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Drug-Coated Film May Prevent Mesothelioma Recurrence

Mesothelioma researchers in Italy have developed a new surgical technique with the potential to dramatically increase the odds of surviving malignant pleural mesothelioma.

Pleural mesothelioma is a rare and aggressive cancer that grows on the membranous tissue (pleura) surrounding the lungs. It is most common in people who have ever lived or worked in the presence of deadly asbestos dust.                      

The new technique involves placing a drug-coated polymer film directly on the mesothelial surface after tumor-removal surgery as a way to prevent recurrent pleural mesothelioma.

In a new article in the European Journal of Pharmaceutical Science, researchers at the University of Parma say the film “almost completely prevented tumor recurrence” in treated mice.

Battling Recurrent Mesothelioma

The typical treatment options for people diagnosed with malignant pleural mesothelioma include surgery, radiation therapy and/or chemotherapy with pemetrexed (Alimta) and cisplatin. Several new immunotherapy drugs have also shown promise.

Unfortunately, none of these treatments is considered to be a cure for mesothelioma since tumors nearly always grow back, often in the same place. This is known as local recurrence.

One reason this happens is that it is nearly impossible to find and destroy or remove every single mesothelioma cell. Often, new mesothelioma tumors arise from those residual cells.

New Film Destroys Residual Mesothelioma Cells

To combat the problem of locally recurrent mesothelioma, the University of Parma researchers developed a thin, flexible polymer film that can be coated with pemetrexed or cisplatin and placed wherever it is needed to kill cancer cells.

According to the new report, when tested on lab mice infected with mesothelioma, the cancer-killing power of the pemetrexed-loaded film was on par with other more common methods of delivering the drug, including intravenously or by rinsing it through the intrapleural cavity.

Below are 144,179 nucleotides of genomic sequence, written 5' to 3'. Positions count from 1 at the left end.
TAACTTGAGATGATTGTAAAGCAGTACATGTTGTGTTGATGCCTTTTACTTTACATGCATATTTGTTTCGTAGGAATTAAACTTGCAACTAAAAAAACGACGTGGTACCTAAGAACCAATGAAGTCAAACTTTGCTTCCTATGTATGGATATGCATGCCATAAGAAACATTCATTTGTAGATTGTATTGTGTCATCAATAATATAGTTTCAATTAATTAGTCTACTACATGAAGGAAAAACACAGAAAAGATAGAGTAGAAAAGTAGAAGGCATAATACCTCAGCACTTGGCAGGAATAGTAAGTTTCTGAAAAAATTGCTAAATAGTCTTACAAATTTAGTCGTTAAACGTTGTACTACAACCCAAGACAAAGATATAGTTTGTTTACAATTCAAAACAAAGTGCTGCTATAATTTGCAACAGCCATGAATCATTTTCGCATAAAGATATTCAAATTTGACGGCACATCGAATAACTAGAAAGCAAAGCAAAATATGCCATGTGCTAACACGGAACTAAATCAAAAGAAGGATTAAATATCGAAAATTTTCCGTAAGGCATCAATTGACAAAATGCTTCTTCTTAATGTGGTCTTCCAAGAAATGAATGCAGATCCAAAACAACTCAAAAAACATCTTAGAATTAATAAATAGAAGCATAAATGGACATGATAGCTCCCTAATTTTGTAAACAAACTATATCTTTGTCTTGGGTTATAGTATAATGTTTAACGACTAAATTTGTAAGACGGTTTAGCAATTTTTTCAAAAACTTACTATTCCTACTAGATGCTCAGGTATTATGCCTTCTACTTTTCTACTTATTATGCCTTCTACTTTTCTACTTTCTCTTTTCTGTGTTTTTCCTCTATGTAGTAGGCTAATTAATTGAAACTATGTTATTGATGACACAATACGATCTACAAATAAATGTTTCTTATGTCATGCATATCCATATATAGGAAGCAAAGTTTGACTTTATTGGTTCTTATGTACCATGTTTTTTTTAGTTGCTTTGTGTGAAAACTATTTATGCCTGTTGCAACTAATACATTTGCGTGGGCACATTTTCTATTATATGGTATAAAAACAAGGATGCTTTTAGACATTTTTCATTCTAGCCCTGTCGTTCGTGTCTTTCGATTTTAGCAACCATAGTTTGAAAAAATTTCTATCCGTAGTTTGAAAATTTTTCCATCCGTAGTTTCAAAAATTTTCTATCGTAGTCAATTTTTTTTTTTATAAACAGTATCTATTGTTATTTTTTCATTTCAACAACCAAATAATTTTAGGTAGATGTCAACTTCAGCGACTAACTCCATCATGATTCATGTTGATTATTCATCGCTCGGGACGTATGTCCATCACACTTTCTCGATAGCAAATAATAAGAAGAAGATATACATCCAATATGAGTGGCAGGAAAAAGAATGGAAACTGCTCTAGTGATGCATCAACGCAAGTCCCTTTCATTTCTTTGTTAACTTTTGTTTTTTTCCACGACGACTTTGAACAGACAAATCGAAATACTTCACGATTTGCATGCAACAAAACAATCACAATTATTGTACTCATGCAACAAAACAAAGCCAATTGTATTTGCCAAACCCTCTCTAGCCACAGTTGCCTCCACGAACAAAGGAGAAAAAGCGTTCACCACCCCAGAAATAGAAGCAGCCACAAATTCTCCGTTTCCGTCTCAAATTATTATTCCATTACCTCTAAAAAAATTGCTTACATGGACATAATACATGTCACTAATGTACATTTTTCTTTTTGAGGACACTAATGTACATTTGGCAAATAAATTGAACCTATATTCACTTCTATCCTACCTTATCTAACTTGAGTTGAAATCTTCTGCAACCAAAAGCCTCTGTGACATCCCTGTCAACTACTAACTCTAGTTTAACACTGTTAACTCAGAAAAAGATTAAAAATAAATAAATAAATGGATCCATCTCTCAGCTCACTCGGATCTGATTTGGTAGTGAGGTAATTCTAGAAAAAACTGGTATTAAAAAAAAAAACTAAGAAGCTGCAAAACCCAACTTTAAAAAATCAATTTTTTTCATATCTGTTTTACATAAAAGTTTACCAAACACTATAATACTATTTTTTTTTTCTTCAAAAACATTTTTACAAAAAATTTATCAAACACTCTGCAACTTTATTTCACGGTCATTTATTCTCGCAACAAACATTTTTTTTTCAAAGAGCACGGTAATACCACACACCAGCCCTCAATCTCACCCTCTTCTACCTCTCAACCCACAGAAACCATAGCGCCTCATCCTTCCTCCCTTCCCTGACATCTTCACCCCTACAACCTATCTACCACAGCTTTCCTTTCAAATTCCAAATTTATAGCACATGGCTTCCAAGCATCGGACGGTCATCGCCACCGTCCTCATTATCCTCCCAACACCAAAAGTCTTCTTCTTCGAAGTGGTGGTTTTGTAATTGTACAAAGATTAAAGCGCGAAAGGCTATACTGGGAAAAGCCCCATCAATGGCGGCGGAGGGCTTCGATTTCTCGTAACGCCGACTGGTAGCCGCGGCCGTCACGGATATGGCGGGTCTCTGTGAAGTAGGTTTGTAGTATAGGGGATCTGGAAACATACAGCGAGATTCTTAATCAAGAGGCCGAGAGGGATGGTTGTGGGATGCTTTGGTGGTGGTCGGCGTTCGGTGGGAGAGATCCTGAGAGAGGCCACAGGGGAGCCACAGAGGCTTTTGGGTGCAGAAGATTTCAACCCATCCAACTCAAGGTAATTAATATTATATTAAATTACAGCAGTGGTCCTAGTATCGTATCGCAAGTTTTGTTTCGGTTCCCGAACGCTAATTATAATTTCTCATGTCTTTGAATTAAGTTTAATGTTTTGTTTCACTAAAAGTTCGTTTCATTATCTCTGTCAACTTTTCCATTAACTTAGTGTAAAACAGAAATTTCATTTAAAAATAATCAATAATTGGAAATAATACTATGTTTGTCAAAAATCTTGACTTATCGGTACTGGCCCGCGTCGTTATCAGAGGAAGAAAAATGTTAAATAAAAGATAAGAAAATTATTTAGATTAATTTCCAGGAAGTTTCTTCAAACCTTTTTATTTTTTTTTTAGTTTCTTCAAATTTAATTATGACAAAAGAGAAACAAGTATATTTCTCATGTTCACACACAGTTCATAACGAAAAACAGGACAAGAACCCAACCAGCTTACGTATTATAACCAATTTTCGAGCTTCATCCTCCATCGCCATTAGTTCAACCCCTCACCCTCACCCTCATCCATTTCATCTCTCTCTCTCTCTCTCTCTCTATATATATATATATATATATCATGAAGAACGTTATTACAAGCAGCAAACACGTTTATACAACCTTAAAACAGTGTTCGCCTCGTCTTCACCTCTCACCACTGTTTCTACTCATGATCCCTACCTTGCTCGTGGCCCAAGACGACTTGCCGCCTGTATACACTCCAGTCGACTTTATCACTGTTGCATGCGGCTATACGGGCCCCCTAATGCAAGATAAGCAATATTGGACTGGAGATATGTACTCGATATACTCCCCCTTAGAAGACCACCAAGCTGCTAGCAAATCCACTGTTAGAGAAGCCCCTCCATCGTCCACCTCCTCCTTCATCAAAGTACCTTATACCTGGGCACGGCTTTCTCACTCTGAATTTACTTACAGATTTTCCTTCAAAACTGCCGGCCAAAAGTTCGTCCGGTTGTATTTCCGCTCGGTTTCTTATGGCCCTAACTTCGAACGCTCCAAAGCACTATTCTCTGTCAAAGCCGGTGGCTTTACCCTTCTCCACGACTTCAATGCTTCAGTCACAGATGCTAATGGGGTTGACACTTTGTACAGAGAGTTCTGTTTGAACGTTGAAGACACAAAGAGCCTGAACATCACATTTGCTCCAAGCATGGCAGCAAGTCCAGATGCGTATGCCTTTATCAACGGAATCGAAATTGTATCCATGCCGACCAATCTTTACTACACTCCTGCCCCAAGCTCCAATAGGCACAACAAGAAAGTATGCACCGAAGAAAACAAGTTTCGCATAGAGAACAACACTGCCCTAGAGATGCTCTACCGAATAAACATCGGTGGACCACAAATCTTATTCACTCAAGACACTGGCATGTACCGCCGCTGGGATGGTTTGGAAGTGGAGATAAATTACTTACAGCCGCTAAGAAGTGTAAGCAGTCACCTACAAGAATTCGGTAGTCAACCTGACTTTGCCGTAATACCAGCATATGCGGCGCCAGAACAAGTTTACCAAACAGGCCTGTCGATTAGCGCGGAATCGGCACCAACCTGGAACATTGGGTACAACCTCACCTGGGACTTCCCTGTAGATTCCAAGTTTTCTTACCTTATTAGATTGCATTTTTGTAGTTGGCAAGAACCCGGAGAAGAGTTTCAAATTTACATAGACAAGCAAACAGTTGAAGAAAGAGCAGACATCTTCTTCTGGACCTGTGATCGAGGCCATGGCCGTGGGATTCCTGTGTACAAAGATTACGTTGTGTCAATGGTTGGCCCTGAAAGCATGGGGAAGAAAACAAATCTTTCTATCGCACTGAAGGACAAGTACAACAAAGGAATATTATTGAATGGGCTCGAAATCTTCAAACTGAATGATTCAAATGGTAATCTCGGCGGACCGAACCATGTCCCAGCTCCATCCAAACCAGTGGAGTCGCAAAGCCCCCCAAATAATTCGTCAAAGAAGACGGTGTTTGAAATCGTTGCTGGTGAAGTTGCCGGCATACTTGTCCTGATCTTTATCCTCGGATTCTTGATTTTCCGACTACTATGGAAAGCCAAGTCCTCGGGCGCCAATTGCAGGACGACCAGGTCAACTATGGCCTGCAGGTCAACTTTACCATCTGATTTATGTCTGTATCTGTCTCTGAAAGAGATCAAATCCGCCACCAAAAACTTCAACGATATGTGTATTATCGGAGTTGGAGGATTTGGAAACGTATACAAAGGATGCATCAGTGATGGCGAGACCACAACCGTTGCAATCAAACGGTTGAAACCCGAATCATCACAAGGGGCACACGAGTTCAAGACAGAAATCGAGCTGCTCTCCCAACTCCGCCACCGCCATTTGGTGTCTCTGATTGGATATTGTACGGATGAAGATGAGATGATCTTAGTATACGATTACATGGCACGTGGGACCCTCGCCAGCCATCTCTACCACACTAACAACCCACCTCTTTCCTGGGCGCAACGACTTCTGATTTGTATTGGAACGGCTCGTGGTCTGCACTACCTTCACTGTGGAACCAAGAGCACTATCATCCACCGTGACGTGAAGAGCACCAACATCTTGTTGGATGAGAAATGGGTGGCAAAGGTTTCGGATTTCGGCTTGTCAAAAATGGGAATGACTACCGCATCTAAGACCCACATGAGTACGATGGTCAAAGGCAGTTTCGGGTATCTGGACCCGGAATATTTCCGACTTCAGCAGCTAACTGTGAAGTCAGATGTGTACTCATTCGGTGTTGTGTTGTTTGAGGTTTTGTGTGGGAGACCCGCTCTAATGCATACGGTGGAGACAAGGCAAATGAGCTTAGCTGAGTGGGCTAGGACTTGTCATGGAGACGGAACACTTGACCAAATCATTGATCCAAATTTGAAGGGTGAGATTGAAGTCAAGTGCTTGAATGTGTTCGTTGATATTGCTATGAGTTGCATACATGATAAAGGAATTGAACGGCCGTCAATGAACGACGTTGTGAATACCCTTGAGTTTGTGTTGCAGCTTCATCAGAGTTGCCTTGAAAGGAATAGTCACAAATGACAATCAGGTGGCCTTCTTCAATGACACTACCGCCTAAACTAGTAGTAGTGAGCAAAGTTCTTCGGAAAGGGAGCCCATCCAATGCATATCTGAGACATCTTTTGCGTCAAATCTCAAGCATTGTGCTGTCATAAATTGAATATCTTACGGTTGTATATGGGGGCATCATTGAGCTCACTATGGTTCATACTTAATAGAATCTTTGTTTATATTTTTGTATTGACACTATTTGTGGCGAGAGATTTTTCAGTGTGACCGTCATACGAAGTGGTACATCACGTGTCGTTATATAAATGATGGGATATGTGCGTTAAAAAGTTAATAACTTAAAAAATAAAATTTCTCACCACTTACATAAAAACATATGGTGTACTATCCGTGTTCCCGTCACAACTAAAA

But the real magic happened when the team added cisplatin-loaded film to the mix. Infected rats that were treated with both kinds of drug-coated films had almost no mesothelioma recurrence.

“The local administration of drug-loaded polymer implants appears an ideal chemotherapy strategy, especially for patients in which surgery is already selected as a viable therapeutic option,” conclude researchers Fabio Sonvico and Stefano Barbieri and their colleagues.

A Safer Mesothelioma Treatment Option?

Another potential advantage to the coated polymeric films over other types of drug delivery is that they may be less toxic to healthy cells.

In an article published earlier this year by the same group of researchers in the Journal of Thoracic Disease, the team says mesothelioma-infected sheep treated with cisplatin-coated film after surgery ended up with higher concentrations of the drug in their blood than sheep who had either intravenous or intrapleural chemotherapy.

In spite of the higher plasma concentration of cisplatin, these animals also experienced “a significant reduction of treatment-related toxicity” over the other test subjects.


Sonvico, F, et al, “Combined hyaluronate-based films loaded with pemetrexed and cisplatin for the treatment of malignant pleural mesothelioma: Preliminary evaluation in an orthotopic tumor recurrence model”, July 17, 2018, European Journal of Pharmaceutical Science, Epub ahead of print

Ampollini, L, et al, “Polymeric films loaded with cisplatin for malignant pleural mesothelioma: a pharmacokinetic study in an ovine model”, January 2018, Journal of Thoracic Disease, Supplemental 207-220

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